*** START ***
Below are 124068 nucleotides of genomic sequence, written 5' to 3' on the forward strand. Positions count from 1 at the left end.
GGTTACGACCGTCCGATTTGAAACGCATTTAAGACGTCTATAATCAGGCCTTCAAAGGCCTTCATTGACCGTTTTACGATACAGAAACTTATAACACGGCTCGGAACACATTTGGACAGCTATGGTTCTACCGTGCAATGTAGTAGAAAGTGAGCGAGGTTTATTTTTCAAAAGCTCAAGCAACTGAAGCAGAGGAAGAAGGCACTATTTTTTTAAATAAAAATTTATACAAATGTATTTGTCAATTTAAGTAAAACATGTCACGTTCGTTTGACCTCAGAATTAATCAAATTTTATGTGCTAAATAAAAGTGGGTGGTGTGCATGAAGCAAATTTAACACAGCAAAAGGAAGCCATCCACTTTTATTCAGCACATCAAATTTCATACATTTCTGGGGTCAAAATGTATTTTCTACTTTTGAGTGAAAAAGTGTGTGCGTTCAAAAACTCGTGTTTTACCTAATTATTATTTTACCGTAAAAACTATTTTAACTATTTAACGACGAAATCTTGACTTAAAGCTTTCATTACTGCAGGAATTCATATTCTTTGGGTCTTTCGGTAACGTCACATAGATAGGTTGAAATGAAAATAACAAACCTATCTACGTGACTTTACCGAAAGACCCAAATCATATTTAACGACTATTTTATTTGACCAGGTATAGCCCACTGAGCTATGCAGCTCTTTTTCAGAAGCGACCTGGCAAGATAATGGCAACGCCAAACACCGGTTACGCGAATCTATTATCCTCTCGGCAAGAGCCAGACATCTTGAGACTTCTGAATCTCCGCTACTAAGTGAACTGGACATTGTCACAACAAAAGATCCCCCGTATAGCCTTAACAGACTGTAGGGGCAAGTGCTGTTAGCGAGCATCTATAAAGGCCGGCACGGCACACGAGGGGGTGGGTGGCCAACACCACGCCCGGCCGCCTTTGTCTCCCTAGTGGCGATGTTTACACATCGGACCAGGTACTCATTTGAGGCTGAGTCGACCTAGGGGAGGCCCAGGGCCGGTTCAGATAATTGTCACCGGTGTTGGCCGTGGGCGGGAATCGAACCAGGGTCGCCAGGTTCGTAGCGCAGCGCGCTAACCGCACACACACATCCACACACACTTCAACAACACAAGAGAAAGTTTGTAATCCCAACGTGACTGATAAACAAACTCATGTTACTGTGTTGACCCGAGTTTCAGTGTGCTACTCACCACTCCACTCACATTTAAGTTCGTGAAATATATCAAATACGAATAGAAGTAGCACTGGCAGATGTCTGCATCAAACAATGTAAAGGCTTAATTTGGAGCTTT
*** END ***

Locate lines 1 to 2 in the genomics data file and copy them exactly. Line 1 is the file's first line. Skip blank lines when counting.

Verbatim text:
Below are 124068 nucleotides of genomic sequence, written 5' to 3' on the forward strand. Positions count from 1 at the left end.
GGTTACGACCGTCCGATTTGAAACGCATTTAAGACGTCTATAATCAGGCCTTCAAAGGCCTTCATTGACCGTTTTACGATACAGAAACTTATAACACGGCTCGGAACACATTTGGACAGCTATGGTTCTACCGTGCAATGTAGTAGAAAGTGAGCGAGGTTTATTTTTCAAAAGCTCAAGCAACTGAAGCAGAGGAAGAAGGCACTATTTTTTTAAATAAAAATTTATACAAATGTATTTGTCAATTTAAGTAAAACATGTCACGTTCGTTTGACCTCAGAATTAATCAAATTTTATGTGCTAAATAAAAGTGGGTGGTGTGCATGAAGCAAATTTAACACAGCAAAAGGAAGCCATCCACTTTTATTCAGCACATCAAATTTCATACATTTCTGGGGTCAAAATGTATTTTCTACTTTTGAGTGAAAAAGTGTGTGCGTTCAAAAACTCGTGTTTTACCTAATTATTATTTTACCGTAAAAACTATTTTAACTATTTAACGACGAAATCTTGACTTAAAGCTTTCATTACTGCAGGAATTCATATTCTTTGGGTCTTTCGGTAACGTCACATAGATAGGTTGAAATGAAAATAACAAACCTATCTACGTGACTTTACCGAAAGACCCAAATCATATTTAACGACTATTTTATTTGACCAGGTATAGCCCACTGAGCTATGCAGCTCTTTTTCAGAAGCGACCTGGCAAGATAATGGCAACGCCAAACACCGGTTACGCGAATCTATTATCCTCTCGGCAAGAGCCAGACATCTTGAGACTTCTGAATCTCCGCTACTAAGTGAACTGGACATTGTCACAACAAAAGATCCCCCGTATAGCCTTAACAGACTGTAGGGGCAAGTGCTGTTAGCGAGCATCTATAAAGGCCGGCACGGCACACGAGGGGGTGGGTGGCCAACACCACGCCCGGCCGCCTTTGTCTCCCTAGTGGCGATGTTTACACATCGGACCAGGTACTCATTTGAGGCTGAGTCGACCTAGGGGAGGCCCAGGGCCGGTTCAGATAATTGTCACCGGTGTTGGCCGTGGGCGGGAATCGAACCAGGGTCGCCAGGTTCGTAGCGCAGCGCGCTAACCGCACACACACATCCACACACACTTCAACAACACAAGAGAAAGTTTGTAATCCCAACGTGACTGATAAACAAACTCATGTTACTGTGTTGACCCGAGTTTCAGTGTGCTACTCACCACTCCACTCACATTTAAGTTCGTGAAATATATCAAATACGAATAGAAGTAGCACTGGCAGATGTCTGCATCAAACAATGTAAAGGCTTAATTTGGAGCTTT